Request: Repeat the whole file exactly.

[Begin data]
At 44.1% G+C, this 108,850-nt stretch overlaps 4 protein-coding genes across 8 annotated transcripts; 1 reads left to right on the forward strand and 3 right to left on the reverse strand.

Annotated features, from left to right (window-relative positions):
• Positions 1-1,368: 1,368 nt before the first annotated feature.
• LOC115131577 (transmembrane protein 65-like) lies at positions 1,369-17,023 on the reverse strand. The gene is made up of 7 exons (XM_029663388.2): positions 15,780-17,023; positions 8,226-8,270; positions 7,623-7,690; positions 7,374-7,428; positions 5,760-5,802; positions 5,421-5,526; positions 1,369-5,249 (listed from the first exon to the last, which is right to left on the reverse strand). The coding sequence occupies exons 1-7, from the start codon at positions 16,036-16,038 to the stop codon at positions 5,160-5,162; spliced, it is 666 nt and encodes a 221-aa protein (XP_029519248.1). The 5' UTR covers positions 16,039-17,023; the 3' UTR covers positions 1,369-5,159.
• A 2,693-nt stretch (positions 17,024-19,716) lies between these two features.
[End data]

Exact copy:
At 44.1% G+C, this 108,850-nt stretch overlaps 4 protein-coding genes across 8 annotated transcripts; 1 reads left to right on the forward strand and 3 right to left on the reverse strand.

Annotated features, from left to right (window-relative positions):
• Positions 1-1,368: 1,368 nt before the first annotated feature.
• LOC115131577 (transmembrane protein 65-like) lies at positions 1,369-17,023 on the reverse strand. The gene is made up of 7 exons (XM_029663388.2): positions 15,780-17,023; positions 8,226-8,270; positions 7,623-7,690; positions 7,374-7,428; positions 5,760-5,802; positions 5,421-5,526; positions 1,369-5,249 (listed from the first exon to the last, which is right to left on the reverse strand). The coding sequence occupies exons 1-7, from the start codon at positions 16,036-16,038 to the stop codon at positions 5,160-5,162; spliced, it is 666 nt and encodes a 221-aa protein (XP_029519248.1). The 5' UTR covers positions 16,039-17,023; the 3' UTR covers positions 1,369-5,159.
• A 2,693-nt stretch (positions 17,024-19,716) lies between these two features.